If you are involved in the high-performance world of modern sport today, 80 percent of your time is spent deciding what not to use, or investigating things you won’t use. Despite this, we all have access to multiple types of technology or measuring equipment and metrics.
Over the past 7 years, many teams have gathered store rooms of technologies and tools, some gathering dust. There often are periods where teams will reevaluate their approach.
The following are 3 simple questions I always use when I reevaluate or audit a team’s performance system or sports science approach—as I explain in Game Changer.
Does what they assess or what it provides fall into 3 simple categories:
Useful, Interesting or Useless?
The word kazien (Japanese word for “continual improvement”) is thrown around in business and manufacturing circles far too easily, but these are the 3 questions of the ruthless, cyclical self-improvement in sports science, or as I call it—winning science.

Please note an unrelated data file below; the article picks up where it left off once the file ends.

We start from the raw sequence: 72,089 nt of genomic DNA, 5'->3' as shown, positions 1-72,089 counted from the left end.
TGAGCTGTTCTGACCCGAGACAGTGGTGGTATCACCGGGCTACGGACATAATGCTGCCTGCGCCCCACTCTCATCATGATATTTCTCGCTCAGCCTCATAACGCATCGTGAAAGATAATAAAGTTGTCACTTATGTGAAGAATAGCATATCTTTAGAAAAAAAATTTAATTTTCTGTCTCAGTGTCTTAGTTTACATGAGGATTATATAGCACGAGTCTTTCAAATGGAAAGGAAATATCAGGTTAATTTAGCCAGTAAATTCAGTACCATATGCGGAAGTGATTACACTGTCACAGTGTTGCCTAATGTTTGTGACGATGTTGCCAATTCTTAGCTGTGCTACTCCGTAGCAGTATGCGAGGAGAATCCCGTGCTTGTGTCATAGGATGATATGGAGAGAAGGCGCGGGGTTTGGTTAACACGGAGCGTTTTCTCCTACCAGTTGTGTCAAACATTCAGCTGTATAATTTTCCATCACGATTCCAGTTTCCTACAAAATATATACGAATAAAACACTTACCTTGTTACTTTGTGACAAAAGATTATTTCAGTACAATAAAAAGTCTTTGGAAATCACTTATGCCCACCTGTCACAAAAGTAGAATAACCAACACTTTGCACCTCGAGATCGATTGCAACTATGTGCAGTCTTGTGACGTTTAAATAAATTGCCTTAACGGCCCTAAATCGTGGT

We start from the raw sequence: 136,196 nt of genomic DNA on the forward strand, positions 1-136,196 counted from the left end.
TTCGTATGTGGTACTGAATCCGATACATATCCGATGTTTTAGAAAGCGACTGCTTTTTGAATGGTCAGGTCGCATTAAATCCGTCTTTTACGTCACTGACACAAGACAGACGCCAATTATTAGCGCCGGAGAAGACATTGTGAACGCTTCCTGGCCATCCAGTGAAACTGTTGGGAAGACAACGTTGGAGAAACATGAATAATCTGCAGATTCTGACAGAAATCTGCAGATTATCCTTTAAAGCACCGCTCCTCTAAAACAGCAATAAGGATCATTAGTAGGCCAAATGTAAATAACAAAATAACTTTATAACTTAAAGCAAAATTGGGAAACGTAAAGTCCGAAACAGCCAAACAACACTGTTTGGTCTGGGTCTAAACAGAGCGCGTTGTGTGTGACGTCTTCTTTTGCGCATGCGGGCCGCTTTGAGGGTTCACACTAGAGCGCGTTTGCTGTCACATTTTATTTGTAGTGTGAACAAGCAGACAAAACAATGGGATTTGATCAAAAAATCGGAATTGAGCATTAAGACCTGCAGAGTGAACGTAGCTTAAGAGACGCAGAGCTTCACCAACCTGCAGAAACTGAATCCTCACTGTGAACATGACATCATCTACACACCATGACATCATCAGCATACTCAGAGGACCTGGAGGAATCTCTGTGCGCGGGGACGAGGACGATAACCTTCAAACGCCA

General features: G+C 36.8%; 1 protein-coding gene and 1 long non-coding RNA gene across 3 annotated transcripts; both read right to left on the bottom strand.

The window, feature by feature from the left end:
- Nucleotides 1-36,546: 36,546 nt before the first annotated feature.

I have grown to dislike the term “sports science,” because of what it now means—the majority of which is simply activity for the sake of it.
We’re not in the business of sports science.
I’m the business of winning science. There’s a big difference.
Winning science focuses on the useful technologies and data that impact results and actions. It feeds agile and reactive programming of experiences. It does have things that are interesting and that helps form instinct (more on this later) and the decision-making cycle. There is no time wasted on useless things, because in the best programs there is no time. Life comes at you fast in pro sport.
Ask yourself, is what you’re investing time in useful, interesting or useless?
Be brutally honest. Eliminate the useless. Be cautious with things you find “interesting” or “entertaining.” Focus on the useful, and develop it. No one got fired for focusing on what matters.
What are you doing?